expected to be in the lower to mid 70s both on Sunday and Monday.
A more pronounced warming trend is then expected going into the
extended period. Winds will be light through the short term up
until Monday morning, and then it will become breezy to windy
by Monday afternoon, especially through the Cascade gaps, the
eastern Columbia Gorge, north central OR, the Kittitas Valley, and
portions of central OR. 88

.LONG TERM...Tuesday through Saturday...At the start of the period,
a ridge of high pressure will be building over the Northwest.
This ridge will build into Wednesday before moving eastward and
allowing for a more southwest flow on Thursday. The ridge will
bring dry and increasingly warm conditions. Temperatures on
Wednesday and Thursday look to be the warmest of the year so far
in many areas (though that is a low bar to clear)!

Southwest flow increases on Thursday into Thursday night in advance
of the next upper low and trough that will move onshore in
Washington on Friday or Friday night.  There are still some timing
differences with the speed of this feature, which can be expected
this far out.  This low and trough will bring a return to unsettled
weather and cooler temperatures for the start of the Memorial Day
Weekend. Temperatures will be a bit below normal by Saturday.,
though rain chances will be decreasing during the day on Saturday as

The ensemble cluster are in generally good agreement Tuesday through
Thursday, with the ridge over the west.  By Friday, there is more
uncertainty in the ensembles with regard to the speed and depth of
the trough moving onshore. Most of the ensemble clusters support a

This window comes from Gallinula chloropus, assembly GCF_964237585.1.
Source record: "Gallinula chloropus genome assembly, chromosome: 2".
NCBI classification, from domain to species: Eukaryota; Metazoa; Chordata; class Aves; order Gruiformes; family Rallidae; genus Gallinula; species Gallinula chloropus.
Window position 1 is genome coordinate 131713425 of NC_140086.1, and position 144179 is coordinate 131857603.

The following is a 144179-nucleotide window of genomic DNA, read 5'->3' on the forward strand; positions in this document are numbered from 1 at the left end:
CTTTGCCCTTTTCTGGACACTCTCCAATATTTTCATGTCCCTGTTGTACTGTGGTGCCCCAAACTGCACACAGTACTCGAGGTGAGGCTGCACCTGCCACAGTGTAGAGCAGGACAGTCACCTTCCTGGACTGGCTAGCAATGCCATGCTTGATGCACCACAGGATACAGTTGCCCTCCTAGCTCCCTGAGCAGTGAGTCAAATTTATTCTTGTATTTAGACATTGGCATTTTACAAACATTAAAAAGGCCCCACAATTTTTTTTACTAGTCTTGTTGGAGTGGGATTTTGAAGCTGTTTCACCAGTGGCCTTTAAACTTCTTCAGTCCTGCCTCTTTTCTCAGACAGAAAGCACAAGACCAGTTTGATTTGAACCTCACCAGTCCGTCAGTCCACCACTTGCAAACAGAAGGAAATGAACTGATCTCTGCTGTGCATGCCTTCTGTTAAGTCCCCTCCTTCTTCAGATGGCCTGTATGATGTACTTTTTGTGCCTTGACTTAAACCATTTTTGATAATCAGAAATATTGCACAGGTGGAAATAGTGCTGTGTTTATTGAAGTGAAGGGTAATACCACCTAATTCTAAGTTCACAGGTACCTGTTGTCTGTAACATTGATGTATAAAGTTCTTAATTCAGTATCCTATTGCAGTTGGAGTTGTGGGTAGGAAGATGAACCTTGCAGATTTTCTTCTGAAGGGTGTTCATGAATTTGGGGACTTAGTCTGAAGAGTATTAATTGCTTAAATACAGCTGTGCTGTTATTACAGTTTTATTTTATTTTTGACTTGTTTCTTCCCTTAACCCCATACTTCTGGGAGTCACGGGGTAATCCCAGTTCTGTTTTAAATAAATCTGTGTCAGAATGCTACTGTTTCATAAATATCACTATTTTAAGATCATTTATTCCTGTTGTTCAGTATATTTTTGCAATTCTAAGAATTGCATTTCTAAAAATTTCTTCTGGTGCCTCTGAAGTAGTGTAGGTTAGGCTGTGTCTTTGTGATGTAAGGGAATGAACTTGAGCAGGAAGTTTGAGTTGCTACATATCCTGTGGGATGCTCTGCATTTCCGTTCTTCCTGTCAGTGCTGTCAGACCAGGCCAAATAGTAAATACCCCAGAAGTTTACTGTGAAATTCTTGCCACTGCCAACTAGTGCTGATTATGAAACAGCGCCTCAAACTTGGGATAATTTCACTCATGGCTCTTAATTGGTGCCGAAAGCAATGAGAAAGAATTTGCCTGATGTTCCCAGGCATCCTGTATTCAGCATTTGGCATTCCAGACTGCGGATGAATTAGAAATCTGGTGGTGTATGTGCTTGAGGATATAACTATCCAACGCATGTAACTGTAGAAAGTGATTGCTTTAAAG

deeper trough with slower timing, which would trend away from the
faster GFS timing, though not necessarily the GFS depth.  The
uncertainty continues on Saturday with the depth and placement of
the trough, with the GFS still being the fastest and deepest while
the other ensemble clusters are slower.  The depth varies depending
on the individual solutions and other variables which will come into
better agreement as time progresses.

High temperatures will be mainly in the 70s on Tuesday, then climb
into the upper 70s to lower 80s Wednesday and Thursday, with some
mid 80s possible in the Columbia Basin.  Friday, will see a drop of
about 10 to 15 degrees, with highs ranging from the mid 60s in
central Oregon, to the low to mid 70s in the Columbia Basin.
Saturday`s temperatures will be similar but possibly a degree or two
cooler.  Overnight lows will mainly be in the 40s and 50s until
Friday night, then 30s and 40s.


.AVIATION...18Z TAFS...VFR conditions are expected through the TAF
period. Winds could gust to around 20 kts at BDN and RDM this
afternoon through early evening. Otherwise winds should be 10 kts
or less. Isolated SHRA/TSRA are possible mainly across far eastern
Oregon and Washington, and should generally remain over the
mountains and east of the TAF sites. However, current radar does
show some SHRA popping up across other locations as well.

Current expectation is that any impacts from SHRA/TSRA at any
individual TAF site, were that to occur would be brief, and
therefore are not currently included. If it becomes apparent that
SHRA/TSRA are heading towards a TAF location later this morning
or during the afternoon, will handle with amendments, once timing
is more apparent.


PDT  42  69  48  70 /  20  10   0  10
ALW  45  72  52  72 /  20  10   0  10
PSC  47  76  54  76 /  20   0   0  10
YKM  40  75  49  73 /  30   0   0  10
HRI  46  74  53  75 /  10   0   0  10
ELN  40  72  49  68 /  40   0   0  10
RDM  35  68  44  70 /  20   0   0   0
LGD  37  64  43  64 /  20  10   0  20
GCD  37  66  44  67 /  20  10   0  10
DLS  48  76  55  73 /  30   0   0  10